‘Anytime guns are involved, it brings up a whole political debate…’
(Elyssa Cherney, Chicago Tribune) The term “mass shooting” is often invoked by the media, elected officials and pundits following acts of gun violence that injure or kill multiple people.
But there’s no universal standard for how the term is used.
Some groups look at the number of fatalities in a single incident while others point to the number of people who were hurt.
The weekend shootings in Dayton, Ohio, and El Paso, Texas, where nine and at least 22 people were gunned down, respectively, clearly fits the term.
But some want to know why two shootings on the West Side of Chicago over the weekend — one that injured seven people in Douglas Park and the other, just blocks away, that left one man dead and seven others injured — were not labeled mass shootings.
Here’s what some experts who study gun violence had to say about the issue:
— Even researchers disagree about what standard to use
Different organizations use a variety of measures to determine whether an act of gun violence meets the criteria of a mass shooting. The Gun Violence Archive, a nonprofit data collection group, employs a broad definition, characterizing every incident in which there are four people hurt or killed as a mass shooting, Executive Director Mark Bryant said. Yet other online databases that keep tabs on mass shootings use narrower criteria that differentiate injuries and deaths. The one maintained by the news organization Mother Jones defines a mass shooting as a single incident in which at least four people are killed in a public place.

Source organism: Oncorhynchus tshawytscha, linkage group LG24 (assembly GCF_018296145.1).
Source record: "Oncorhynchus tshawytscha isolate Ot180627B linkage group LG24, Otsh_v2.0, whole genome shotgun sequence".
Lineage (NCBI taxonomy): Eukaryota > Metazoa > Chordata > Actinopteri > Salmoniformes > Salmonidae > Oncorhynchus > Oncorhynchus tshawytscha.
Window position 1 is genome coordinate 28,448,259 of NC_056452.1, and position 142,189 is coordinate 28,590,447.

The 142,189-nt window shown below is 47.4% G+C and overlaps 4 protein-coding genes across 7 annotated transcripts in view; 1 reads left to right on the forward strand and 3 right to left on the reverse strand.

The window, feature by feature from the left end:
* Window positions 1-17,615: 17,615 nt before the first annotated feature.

How you define the term results in vastly different counts: The Gun Violence Archive has tallied 255 mass shootings in 2019 so far, while Mother Jones lists the number at seven.
Some databases also exclude gang-related or domestic shootings. Most counts also don’t include the shooters when they’re killed or injured.
— The federal government does not offer much guidance
While the FBI has set guidelines for what it considers to be “mass murder,” the agency has not established criteria for what amounts to a “mass shooting.” Nevertheless, these terms are often conflated, said James Alan Fox, a criminologist at Northeastern University.
A report published in 2015 by the Congressional Research Service said the FBI has traditionally defined a mass murder “as a multiple homicide incident in which four or more victims are murdered, within one event, and in one or more locations in close geographical proximity.”
Following the 2012 shooting at Sandy Hook Elementary School in Newtown, Conn., Congress changed the definition of mass killing to encompass single incidents in which three or more fatalities occurred, according to the report and Fox.
— Few people are refining the language
Sherry Towers, a statistician at Arizona State University who studies gun violence as a public health issue, said too few researchers are delving into the topic to reach consensus about what constitutes a mass shooting.
Little federal money is available to support this research, Towers said, because of a 1996 measure known as the Dickey Amendment that dramatically curbed the amount of grants that could be awarded to such projects.
As a result, Towers said, “there are not that many people who do firearms violence research in the U.S.”
— The terms can be politicized
Researchers on both sides of the spectrum say that data about mass shootings can be misleading if not presented with a clear methodology.
Politicians who want to downplay the frequency of gun violence will rely on the narrow definition of mass shooting, Bryant said.
Fox said that other violent acts, such as arson cases that claim multiple lives, do not garner the same international attention as shootings with fewer victims.
“Anytime guns are involved, it brings up a whole political debate, and it comes to the forefront of the discussion,” Fox said.
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